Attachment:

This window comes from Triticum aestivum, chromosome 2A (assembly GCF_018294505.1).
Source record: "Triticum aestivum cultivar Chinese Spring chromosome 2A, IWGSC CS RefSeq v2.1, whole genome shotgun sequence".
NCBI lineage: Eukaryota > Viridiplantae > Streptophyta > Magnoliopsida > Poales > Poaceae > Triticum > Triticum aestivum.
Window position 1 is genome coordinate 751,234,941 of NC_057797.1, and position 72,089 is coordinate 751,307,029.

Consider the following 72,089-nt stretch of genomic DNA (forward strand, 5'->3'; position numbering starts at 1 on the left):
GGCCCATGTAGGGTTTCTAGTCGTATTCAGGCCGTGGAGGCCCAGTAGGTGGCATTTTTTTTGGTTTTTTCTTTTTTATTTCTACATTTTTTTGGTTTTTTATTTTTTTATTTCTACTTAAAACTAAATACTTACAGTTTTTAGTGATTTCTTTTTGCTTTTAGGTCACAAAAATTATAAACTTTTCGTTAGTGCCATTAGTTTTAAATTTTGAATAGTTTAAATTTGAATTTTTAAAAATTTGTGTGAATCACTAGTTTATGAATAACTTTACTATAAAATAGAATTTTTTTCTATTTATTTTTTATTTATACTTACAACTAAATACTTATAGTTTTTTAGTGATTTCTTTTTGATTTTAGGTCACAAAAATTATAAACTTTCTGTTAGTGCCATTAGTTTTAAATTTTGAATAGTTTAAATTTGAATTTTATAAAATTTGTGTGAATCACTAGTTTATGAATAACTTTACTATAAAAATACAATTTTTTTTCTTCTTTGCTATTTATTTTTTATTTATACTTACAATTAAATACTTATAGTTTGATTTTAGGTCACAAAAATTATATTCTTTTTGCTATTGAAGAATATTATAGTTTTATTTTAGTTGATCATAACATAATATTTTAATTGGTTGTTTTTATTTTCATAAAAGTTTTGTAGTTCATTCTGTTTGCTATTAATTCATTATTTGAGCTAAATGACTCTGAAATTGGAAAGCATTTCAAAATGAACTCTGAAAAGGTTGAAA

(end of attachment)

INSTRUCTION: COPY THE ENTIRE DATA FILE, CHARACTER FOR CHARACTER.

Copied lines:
This window comes from Triticum aestivum, chromosome 2A (assembly GCF_018294505.1).
Source record: "Triticum aestivum cultivar Chinese Spring chromosome 2A, IWGSC CS RefSeq v2.1, whole genome shotgun sequence".
NCBI lineage: Eukaryota > Viridiplantae > Streptophyta > Magnoliopsida > Poales > Poaceae > Triticum > Triticum aestivum.
Window position 1 is genome coordinate 751,234,941 of NC_057797.1, and position 72,089 is coordinate 751,307,029.

Consider the following 72,089-nt stretch of genomic DNA (forward strand, 5'->3'; position numbering starts at 1 on the left):
GGCCCATGTAGGGTTTCTAGTCGTATTCAGGCCGTGGAGGCCCAGTAGGTGGCATTTTTTTTGGTTTTTTCTTTTTTATTTCTACATTTTTTTGGTTTTTTATTTTTTTATTTCTACTTAAAACTAAATACTTACAGTTTTTAGTGATTTCTTTTTGCTTTTAGGTCACAAAAATTATAAACTTTTCGTTAGTGCCATTAGTTTTAAATTTTGAATAGTTTAAATTTGAATTTTTAAAAATTTGTGTGAATCACTAGTTTATGAATAACTTTACTATAAAATAGAATTTTTTTCTATTTATTTTTTATTTATACTTACAACTAAATACTTATAGTTTTTTAGTGATTTCTTTTTGATTTTAGGTCACAAAAATTATAAACTTTCTGTTAGTGCCATTAGTTTTAAATTTTGAATAGTTTAAATTTGAATTTTATAAAATTTGTGTGAATCACTAGTTTATGAATAACTTTACTATAAAAATACAATTTTTTTTCTTCTTTGCTATTTATTTTTTATTTATACTTACAATTAAATACTTATAGTTTGATTTTAGGTCACAAAAATTATATTCTTTTTGCTATTGAAGAATATTATAGTTTTATTTTAGTTGATCATAACATAATATTTTAATTGGTTGTTTTTATTTTCATAAAAGTTTTGTAGTTCATTCTGTTTGCTATTAATTCATTATTTGAGCTAAATGACTCTGAAATTGGAAAGCATTTCAAAATGAACTCTGAAAAGGTTGAAA